My buddies, Scott and Matt, are members of a terrific funk band in Topeka known as Echo Lake. Be sure to take the time to check out some of their music on MySpace. We set out at about 5:30 in the afternoon and found a nice little spot in a cove on the west side of the lake. The lake is a great spot for catfish and normally I would have brought some chicken liver with me. This time, however, I decided to bring some worms I had purchased a few days prior and use them up. Scott was mainly using a plastic crawdad in a Texas rig, minus the weight, and Matt was using a topwater popper.
The area had a muddy bottom and was very calm despite the hard winds surrounding the lake. I was hoping the snag a catfish in the area or perhaps a bass. I had basically ruled out catching any crappie in the area, but I knew I'd get a lot of bites from bluegills. I caught my first bluegill within a few minutes, with Scott casting his crawdad near me. I was using a spinning rod with a pretty light line. It is a red line, I believe Cajun, which I haven't changed in a few years. Regardless, it still seemed to be in pretty good shape. However, after catching a few more bluegill, I saw several large groups of bait fish swimming near the surface and occassionally jumping out in the air. Figuring this would be a nice spot to catch a larger fish, I cast directly in front of the group and almost instantly got a huge hit on my worm. I hooked whatever it was and started reeling. It was large and fought like a large bass or maybe a three pound catfish. I got it about halfway to shore (it was a fairly long cast) before the line snapped.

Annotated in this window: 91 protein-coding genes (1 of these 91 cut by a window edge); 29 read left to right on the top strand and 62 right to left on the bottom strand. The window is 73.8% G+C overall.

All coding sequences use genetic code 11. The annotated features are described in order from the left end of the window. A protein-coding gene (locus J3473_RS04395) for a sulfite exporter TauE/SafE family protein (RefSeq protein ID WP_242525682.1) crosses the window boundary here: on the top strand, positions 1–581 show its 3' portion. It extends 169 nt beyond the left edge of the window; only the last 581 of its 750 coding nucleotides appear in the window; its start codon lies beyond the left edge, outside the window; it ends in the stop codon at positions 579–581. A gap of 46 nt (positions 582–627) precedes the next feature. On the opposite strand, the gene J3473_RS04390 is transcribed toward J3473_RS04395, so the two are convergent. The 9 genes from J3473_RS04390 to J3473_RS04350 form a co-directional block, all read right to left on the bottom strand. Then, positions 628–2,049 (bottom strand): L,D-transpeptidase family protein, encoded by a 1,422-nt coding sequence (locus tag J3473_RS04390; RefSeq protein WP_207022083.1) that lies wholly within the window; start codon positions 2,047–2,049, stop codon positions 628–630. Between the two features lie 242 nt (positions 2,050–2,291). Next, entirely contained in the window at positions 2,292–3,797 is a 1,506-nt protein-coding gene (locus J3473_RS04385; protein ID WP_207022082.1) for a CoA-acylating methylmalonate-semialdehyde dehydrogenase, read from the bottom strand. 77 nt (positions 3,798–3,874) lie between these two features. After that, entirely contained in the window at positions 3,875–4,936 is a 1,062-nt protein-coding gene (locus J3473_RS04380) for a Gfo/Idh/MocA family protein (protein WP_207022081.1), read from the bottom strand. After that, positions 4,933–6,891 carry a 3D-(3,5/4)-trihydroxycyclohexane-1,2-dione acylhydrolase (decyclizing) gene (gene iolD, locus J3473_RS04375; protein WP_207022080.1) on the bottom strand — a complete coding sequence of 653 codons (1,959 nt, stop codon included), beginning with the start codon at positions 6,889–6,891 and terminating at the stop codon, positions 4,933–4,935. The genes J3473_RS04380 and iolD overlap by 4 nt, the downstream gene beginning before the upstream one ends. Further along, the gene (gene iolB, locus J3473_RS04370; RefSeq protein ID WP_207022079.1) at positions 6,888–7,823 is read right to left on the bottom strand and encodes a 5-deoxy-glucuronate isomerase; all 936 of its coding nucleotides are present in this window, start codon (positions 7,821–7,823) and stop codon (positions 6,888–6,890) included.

Distraught, I cast a few more times with a new worm near the group of bait fish, but to no avail. While doing this, Scott hooked a nice largemouth bass (pictured above) and got it to shore. Matt also hooked a nice fish but it wriggled free right at the shore. We had a lot of fish splashing in the water around us at that time, and I noticed a few nice splashes to my left. I walked out in the muddy grass and aimed my cast toward a large branch I saw sticking out of the water that probably belonged to a submersed tree or log. It was once again greeted with a strong hit, much stronger than the light nibbles I'd been getting most of the day by bluegill, and I set the hook. This time, I could tell it was a catfish, and I could feel my light line straining. Trying to correct my mistakes, I let the fish running more than I had with the prior fish before reeling. It seemed to work for a while, as I got the fish within 10 feet of the shore. It came to the surface and I saw that it was a nice catfish, probably in the 4-5 pound range. However, right after it surfaced, it gave a strong tug and once again my line was snapped.
Spewing curses into the evening air, I switched to an old Zebco 33 with stronger line and continued to fish the spot where I had snagged the catfish, but didn't get any more strong bites. I caught a few more bluegill, switched to a topwater popper for a few casts before I decided to call it a night. I put down my pole, grabbed my camera and took a few pictures of the lake before we left.
All in all, it was a fun night and it was nice to get a few good fights in, even though I didn't get them to shore. I definitely plan to bring my big catfish pole next time and some chicken liver. I generally have a better success rate catching catfish with in. I had a lot of fun catching up with Scott and Matt and hopefully we'll give it another shot pretty soon.